Empathy is an ideology was a really interesting read; I appreciate the way that Jade Davis articulates the weaponization of empathy. And, I agree with their statement that “empathy does not lead to radical action.” I suppose that I want to push back on that a little: empathy doesn’t necessarily lead to radical action, but it could. And, a lack of empathy also doesn’t lead to radical action…but, it could. I suppose the problem comes in assuming that empathy is enough; that empathy is care; that empathy is an end point rather than part of the process towards action and change. While reading this piece I was thinking a lot about Gloria Ladson-Billings’ writing on culturally relevant pedagogy (summarized fairly well here; also in this fairly short interview from 2022). The cultural competence and critical consciousness elements of her work rest on empathy, but I think she’s articulating that we need cultural competence (empathy) as well as critical consciousness (which I read as action, rooted in empathy). So what I’m trying to say is: I can agree that empathy isn’t enough, but I’m not convinced that empathy in itself needs to be read as quite so negative is I thought Davis does.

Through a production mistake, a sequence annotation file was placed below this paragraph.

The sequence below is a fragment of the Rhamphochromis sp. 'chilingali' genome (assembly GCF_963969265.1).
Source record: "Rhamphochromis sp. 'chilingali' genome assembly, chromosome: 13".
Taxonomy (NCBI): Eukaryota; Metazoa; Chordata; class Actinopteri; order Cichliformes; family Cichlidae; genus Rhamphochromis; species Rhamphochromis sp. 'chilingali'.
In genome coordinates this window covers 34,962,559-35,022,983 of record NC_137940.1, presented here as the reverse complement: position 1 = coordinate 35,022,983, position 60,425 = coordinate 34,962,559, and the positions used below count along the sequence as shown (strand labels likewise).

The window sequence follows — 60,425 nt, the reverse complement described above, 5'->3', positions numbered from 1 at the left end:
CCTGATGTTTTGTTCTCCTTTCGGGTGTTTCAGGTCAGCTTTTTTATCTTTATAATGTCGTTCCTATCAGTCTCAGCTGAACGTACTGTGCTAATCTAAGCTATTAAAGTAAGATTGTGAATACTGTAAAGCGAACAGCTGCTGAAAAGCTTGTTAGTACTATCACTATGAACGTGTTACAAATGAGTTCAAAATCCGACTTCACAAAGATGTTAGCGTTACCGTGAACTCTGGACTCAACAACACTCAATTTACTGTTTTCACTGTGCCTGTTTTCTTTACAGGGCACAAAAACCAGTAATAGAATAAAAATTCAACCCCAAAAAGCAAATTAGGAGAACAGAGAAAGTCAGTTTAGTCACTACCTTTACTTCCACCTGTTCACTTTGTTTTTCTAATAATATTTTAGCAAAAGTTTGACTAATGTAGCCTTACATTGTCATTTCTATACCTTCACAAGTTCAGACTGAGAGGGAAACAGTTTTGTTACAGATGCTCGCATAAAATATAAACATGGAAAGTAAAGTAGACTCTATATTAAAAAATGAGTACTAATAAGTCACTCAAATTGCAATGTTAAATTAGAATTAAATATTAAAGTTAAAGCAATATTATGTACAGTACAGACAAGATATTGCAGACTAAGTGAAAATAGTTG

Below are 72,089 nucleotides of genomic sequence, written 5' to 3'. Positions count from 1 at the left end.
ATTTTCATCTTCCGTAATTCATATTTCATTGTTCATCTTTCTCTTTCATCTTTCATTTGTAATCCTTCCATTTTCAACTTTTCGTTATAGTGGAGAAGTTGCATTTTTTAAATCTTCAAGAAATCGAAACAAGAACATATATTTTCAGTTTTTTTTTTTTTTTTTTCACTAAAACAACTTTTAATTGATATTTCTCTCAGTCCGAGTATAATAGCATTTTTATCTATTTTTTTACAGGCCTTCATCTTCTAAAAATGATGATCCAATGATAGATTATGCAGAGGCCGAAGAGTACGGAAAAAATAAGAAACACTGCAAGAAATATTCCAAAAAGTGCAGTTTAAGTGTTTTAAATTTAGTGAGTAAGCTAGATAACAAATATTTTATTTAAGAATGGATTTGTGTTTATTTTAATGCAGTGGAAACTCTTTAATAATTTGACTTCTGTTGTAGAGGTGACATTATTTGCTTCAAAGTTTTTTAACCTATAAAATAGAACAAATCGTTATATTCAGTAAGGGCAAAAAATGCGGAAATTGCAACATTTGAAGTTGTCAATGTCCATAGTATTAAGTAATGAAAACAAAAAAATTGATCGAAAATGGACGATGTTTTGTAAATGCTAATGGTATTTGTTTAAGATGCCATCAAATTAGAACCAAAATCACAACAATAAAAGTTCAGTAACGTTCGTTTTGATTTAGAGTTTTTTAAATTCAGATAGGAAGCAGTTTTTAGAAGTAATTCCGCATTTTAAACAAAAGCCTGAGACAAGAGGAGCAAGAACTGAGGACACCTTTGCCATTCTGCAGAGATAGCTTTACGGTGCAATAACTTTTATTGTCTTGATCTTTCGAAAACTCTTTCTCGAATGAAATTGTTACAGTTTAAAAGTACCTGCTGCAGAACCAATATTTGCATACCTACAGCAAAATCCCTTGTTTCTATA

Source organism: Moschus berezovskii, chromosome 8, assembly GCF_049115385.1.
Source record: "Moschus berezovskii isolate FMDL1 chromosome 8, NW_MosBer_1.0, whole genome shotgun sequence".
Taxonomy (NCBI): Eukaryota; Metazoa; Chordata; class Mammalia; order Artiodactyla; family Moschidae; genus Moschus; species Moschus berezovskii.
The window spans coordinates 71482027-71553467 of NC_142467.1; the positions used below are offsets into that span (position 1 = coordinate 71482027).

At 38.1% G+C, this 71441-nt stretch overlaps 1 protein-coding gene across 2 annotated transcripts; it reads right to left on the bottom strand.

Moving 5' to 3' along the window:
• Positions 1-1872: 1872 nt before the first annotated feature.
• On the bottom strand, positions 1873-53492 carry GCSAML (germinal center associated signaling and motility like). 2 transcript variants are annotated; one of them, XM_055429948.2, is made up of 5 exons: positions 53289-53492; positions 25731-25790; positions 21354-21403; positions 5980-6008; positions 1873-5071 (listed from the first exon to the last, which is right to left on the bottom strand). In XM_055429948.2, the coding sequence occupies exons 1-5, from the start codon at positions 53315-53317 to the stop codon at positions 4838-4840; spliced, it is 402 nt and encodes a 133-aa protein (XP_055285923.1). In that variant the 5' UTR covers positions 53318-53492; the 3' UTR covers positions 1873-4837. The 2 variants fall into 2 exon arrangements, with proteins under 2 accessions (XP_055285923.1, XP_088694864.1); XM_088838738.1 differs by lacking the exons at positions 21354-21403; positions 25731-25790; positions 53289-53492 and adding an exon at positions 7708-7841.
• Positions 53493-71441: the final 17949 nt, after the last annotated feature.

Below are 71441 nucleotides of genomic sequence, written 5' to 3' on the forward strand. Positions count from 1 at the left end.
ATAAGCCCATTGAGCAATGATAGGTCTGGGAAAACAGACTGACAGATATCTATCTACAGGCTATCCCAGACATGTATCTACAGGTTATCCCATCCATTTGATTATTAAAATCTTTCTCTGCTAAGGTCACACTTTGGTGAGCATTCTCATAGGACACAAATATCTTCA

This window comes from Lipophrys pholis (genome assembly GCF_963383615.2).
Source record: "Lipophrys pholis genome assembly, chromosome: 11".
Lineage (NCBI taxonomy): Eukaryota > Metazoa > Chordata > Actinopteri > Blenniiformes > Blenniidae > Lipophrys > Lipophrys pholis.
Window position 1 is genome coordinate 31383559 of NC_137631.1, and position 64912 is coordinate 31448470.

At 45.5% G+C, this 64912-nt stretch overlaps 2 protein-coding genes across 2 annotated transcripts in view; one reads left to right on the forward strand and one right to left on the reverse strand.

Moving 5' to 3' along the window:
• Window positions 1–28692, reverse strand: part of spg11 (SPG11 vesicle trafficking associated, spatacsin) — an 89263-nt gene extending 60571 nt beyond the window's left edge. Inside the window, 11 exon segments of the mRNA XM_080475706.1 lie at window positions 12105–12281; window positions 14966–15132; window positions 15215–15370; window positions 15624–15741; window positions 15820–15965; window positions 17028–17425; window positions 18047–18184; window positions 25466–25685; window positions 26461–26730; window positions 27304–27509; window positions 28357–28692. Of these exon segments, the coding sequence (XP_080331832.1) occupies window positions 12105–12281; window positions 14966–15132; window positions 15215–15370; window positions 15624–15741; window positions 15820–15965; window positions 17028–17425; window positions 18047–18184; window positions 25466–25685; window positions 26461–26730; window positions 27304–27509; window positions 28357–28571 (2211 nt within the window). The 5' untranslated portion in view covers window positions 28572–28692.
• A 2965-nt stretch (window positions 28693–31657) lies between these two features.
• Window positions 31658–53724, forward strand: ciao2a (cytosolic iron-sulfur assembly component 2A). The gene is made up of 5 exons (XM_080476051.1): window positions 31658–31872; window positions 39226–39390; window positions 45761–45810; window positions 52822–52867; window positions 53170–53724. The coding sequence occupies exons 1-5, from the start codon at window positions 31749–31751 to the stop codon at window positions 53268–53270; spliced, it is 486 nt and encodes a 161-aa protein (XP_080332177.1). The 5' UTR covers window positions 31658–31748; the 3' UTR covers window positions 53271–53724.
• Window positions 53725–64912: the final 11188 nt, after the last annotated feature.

Week 8

— Jen

Thanks so much for this reading, Adrianna and Brie and Nelson! I really enjoyed spending time with it.

Bailey’s note that “graduate students are expected to enter the job market with at least one published peer-reviewed article” made me pause and think about an incident that happened to me when I finished my MLIS and started working as a librarian. I think that different students have different experiences at different institutions, but I had attended graduate school for library science at a very research-focused institution; I wasn’t really aware of that at the time (and honestly, I regret it a little). The need to publish peer-reviewed articles was drilled into us so heavily; I graduated in a panic about how I could start publishing.